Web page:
Sara Ravella, L’Oréal’s Executive Vice-President of Communication, Sustainability and Public Affairs and Chief Executive Officer of the L’Oréal Foundation, is a force to be reckoned with. She took up one challenge after the other as she climbed up the corporate ladder, joining L’Oréal’s top management in 2010. eniGma’s Omnia Zaied caught up with Ravella in Beirut and found out how she helped make L’Oréal one of the world’s top beauty brands.

It’s been a busy night in Beirut, winners of the L’Oréal-UNESCO Award For Women in Science Levant and Egypt have just been awarded their certificates. A huge reception is thrown in their honour at the University of Saint Joseph. Ravella is excited, moving from one corner to the other congratulating the winners, giving them advice and words of encouragement. Eventually I managed to steal her away for a few minutes to conduct the interview.

Ravella’s excitement is understandable; she is a woman who knows how difficult it is to finally “make it”. After graduating with a PHD from the London School of Economics, and dreaming of changing the world, she joined the UN in Geneva as an advisor for the South Asia region. “This gave me a chance to start travelling and exploring amazing countries in an early phase of my life, which not many young Italian girls get to do,” she says. Ravella then moved to the private sector jumping from one industry to another. She spent a few years in electronics, before she moved to France and made a career shift to human resources. “I realised that working with human material is much better than working with figures and I was very interested to see how empowering people can improve the general performance of the company. While the regular approach was to get the job done first then to take care of the people, I wanted to work on both simultaneously,” she says. And although jumping from one industry to another may scare some, Ravella doesn’t see it that way. “It is scary only because I am a perfectionist and I always demand the best from myself. But it’s not scary enough to stop me; sometimes you just have to follow your gut,” she says. She finally joined L’Oréal in 2010.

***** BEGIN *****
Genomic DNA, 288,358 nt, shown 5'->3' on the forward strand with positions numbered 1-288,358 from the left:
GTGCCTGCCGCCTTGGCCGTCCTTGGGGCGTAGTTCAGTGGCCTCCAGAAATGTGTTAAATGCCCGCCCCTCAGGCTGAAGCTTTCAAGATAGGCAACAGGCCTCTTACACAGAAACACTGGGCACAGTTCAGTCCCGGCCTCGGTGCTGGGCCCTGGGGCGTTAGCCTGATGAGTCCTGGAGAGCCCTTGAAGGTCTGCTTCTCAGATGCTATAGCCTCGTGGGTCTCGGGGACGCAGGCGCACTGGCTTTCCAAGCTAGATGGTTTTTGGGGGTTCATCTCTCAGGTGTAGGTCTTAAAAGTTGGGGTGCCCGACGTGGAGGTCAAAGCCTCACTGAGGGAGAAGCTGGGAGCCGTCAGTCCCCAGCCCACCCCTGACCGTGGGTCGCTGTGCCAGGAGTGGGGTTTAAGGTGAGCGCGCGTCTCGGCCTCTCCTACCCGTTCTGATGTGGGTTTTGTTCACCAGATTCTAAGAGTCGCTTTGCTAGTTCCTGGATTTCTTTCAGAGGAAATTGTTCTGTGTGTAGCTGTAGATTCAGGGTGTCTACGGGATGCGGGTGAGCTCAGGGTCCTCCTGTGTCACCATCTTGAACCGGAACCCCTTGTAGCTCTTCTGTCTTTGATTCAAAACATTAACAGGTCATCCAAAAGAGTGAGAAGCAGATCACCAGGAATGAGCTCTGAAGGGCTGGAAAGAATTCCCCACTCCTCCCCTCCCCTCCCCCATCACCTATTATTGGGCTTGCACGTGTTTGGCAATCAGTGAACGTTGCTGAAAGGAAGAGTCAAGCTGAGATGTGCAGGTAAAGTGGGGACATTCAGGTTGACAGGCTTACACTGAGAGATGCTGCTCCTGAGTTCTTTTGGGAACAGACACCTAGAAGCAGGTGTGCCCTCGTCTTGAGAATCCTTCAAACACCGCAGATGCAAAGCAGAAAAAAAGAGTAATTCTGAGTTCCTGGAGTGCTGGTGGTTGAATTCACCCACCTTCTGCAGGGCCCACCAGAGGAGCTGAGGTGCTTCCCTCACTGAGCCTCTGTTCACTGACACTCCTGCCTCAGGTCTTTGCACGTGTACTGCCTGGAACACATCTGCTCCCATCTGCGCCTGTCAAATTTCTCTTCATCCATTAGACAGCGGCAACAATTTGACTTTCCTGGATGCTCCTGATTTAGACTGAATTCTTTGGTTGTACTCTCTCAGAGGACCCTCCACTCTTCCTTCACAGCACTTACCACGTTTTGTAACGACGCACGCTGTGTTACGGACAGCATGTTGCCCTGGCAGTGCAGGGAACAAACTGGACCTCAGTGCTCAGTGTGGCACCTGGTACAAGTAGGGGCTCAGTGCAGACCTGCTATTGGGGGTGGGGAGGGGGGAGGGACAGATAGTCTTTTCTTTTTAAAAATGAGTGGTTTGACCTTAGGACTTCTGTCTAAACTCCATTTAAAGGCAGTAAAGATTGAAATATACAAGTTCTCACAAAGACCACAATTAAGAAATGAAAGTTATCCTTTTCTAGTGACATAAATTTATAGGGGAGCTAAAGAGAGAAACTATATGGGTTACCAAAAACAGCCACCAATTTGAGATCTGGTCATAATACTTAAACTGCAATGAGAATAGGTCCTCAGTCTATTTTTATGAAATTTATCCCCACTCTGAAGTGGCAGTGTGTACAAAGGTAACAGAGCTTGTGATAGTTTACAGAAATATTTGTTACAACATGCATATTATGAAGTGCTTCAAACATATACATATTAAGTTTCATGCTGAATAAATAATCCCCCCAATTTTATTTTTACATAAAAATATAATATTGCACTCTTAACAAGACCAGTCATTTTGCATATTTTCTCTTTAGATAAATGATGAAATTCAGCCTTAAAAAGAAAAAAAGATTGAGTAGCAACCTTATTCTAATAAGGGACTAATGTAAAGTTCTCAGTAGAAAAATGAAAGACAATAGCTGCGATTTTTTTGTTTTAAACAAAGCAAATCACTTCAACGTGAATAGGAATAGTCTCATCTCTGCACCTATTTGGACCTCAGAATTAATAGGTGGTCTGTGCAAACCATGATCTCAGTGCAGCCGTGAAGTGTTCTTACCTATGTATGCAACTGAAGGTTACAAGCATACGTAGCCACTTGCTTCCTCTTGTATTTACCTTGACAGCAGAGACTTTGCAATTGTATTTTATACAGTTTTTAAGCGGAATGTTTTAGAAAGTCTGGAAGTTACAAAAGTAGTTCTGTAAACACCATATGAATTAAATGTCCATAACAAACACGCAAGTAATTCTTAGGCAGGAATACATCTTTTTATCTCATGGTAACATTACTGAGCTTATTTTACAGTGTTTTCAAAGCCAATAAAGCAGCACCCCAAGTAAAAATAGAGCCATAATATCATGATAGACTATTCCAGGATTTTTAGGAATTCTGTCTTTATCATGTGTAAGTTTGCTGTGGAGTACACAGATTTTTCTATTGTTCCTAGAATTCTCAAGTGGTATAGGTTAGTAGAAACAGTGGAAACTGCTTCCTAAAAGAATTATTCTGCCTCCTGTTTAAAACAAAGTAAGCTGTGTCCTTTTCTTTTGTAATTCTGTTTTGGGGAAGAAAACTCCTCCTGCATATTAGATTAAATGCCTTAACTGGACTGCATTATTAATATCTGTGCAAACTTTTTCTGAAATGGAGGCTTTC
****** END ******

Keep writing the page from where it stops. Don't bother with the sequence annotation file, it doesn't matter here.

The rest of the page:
Joining L’Oréal as Executive Vice-President of Communication, Sustainability and Public Affairs and Chief Executive Officer of the L’Oréal Foundation wasn’t like any other professional move in her career. For the first time, Ravella was working in a feminine field as opposed to the masculine, industrial world she was used to. “It was great to finally feel less alone,” she says. “And it was also great to work in a more consumer driven field,” she adds. Ravella wasn’t only working for a company that caters to women, but also working with a lot of women, managing and inspiring them.

Joining L’Oréal also gave Ravella the chance to be involved in the L’Oréal Foundation, which allowed her to return to her original dream of changing the world. The L’Oréal Foundation aims to promote science and help the most vulnerable. That is why they decided to partner with UNESCO at the For Women in Science program in 1998. “L’Oréal is about women, they are our customers, and it is also about science since it was founded by a scientist. We believe in the concept of “science in a jar” and that is what our products are all about,” she says. “That is why we decided to participate in the initiative because it is in alignment with our message, supporting both science and women,” she adds.